Many entrepreneurs prefer to use corporations as the legal entity within which to start up new businesses, and electing S corporation status can give an entrepreneur valuable tax benefits compared to traditional corporations. However, there are limitations on how many shareholders an S corporation can have, and so being aware of the distinction between authorized and issued shares in an S corporation is more important than it is in a typical business.
Below, we'll go through some of the technicalities involved in understanding the difference between issued and authorized shares.
Authorized shares set a maximum limit
In order to form a corporation, one of the things you have to do is draft what are known as articles of incorporation. This formation document includes several legally required elements of the corporate entity. One of the things it sets forth is the number of authorized shares of stock that the corporation will have.
For S corporations, the authorized-share limit takes on added significance because of further restrictions on share ownership. S corporations can have a maximum of 100 shareholders, and they can offer only a single class of common stock with no preferred stock allowed. If an S corporation wants to have more shares than its articles of incorporation authorize, then its shareholders have to agree to an amendment to the articles of incorporation that reflect the higher amount.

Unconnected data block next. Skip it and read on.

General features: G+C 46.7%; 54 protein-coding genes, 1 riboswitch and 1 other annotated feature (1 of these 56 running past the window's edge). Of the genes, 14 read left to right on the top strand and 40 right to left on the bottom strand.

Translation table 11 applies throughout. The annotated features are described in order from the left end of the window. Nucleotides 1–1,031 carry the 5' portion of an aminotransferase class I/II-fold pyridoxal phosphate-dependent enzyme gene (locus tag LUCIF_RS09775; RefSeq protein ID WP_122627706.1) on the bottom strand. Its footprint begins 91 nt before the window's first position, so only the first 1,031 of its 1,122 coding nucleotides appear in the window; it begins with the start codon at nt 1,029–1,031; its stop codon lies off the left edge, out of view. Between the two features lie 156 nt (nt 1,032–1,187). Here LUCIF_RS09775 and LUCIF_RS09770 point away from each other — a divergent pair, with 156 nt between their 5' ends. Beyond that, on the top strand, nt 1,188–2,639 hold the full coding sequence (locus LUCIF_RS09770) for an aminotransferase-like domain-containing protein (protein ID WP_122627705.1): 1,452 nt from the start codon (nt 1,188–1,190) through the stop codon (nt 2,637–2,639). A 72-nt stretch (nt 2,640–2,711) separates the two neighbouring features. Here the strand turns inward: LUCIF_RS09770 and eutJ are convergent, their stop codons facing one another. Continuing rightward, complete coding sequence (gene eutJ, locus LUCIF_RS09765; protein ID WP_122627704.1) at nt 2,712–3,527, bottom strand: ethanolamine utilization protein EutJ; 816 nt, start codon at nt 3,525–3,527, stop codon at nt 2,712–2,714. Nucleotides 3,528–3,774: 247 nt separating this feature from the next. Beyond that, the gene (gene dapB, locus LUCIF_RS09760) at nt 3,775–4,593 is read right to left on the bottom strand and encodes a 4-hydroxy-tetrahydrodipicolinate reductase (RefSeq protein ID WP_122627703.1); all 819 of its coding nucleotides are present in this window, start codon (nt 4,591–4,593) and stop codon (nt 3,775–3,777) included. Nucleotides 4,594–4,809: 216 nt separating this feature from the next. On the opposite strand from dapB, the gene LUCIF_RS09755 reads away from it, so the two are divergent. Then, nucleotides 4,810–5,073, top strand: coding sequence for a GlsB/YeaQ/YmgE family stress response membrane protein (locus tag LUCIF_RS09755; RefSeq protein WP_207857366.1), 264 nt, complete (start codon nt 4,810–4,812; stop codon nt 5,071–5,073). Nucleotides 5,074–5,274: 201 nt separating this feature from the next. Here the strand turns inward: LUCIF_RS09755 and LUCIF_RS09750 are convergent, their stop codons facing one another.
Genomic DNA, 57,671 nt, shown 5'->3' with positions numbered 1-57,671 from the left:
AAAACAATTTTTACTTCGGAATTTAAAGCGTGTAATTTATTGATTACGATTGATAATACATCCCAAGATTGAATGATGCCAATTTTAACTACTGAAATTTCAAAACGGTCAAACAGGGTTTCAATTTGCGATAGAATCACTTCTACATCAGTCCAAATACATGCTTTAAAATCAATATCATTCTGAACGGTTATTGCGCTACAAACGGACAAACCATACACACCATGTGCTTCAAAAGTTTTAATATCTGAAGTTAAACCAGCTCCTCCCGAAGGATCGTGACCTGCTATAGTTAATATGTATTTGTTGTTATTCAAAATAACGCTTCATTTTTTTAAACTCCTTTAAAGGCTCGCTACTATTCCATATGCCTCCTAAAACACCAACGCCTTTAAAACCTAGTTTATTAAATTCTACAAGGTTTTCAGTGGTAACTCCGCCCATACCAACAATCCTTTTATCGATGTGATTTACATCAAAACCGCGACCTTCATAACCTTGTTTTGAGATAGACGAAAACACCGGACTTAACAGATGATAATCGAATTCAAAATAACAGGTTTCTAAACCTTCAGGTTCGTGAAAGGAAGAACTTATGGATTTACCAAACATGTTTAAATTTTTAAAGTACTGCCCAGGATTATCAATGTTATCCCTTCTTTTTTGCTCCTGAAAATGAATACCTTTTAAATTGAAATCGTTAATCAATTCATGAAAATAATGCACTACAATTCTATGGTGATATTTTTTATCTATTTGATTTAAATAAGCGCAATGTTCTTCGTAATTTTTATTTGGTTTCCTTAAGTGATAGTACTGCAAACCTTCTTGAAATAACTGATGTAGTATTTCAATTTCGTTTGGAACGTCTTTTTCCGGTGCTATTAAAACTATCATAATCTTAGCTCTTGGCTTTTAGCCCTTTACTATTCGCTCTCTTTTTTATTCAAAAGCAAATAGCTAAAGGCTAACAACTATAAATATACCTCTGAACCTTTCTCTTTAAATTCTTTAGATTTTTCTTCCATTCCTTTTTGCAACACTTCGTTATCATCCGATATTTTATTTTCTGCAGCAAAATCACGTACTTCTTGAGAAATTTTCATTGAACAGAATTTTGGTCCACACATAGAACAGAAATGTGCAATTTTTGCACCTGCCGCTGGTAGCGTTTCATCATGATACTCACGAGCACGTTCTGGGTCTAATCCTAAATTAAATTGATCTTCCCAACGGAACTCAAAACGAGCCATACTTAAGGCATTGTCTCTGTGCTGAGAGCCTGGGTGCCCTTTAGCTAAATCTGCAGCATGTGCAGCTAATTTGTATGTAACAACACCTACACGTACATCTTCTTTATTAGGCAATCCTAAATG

Issued shares reflect actual ownership
Just because a corporation has a set number of authorized shares doesn't mean that it has to issue all of them. Typically, corporations will issue just a portion of their authorized shares in its initial financing, retaining the right to make secondary offerings of stock to additional investors in the future without requiring a shareholder vote to amend the corporation's formation documents.
Having shares that are authorized, but not issued, also gives companies the ability to make other strategic moves. For example, if a company wants to execute a stock split, it can do a stock dividend that raises the number of issued shares in the company. Again, if the articles of incorporation have enough leeway to accommodate the higher number of issued shares, then no special action will be necessary.
The relationship between authorized shares and issued shares is important for any start-up investor to understand. By being smart about how it issues its shares to investors, a corporation can put itself in a much-better position to attract future capital, as well.
This article is part of The Motley Fool's Knowledge Center, which was created based on the collected wisdom of a fantastic community of investors. We'd love to hear your questions, thoughts, and opinions on the Knowledge Center in general or this page in particular. Your input will help us help the world invest, better! Email us at firstname.lastname@example.org. Thanks -- and Fool on!
Try any of our Foolish newsletter services free for 30 days. We Fools may not all hold the same opinions, but we all believe that considering a diverse range of insights makes us better investors. The Motley Fool has a disclosure policy.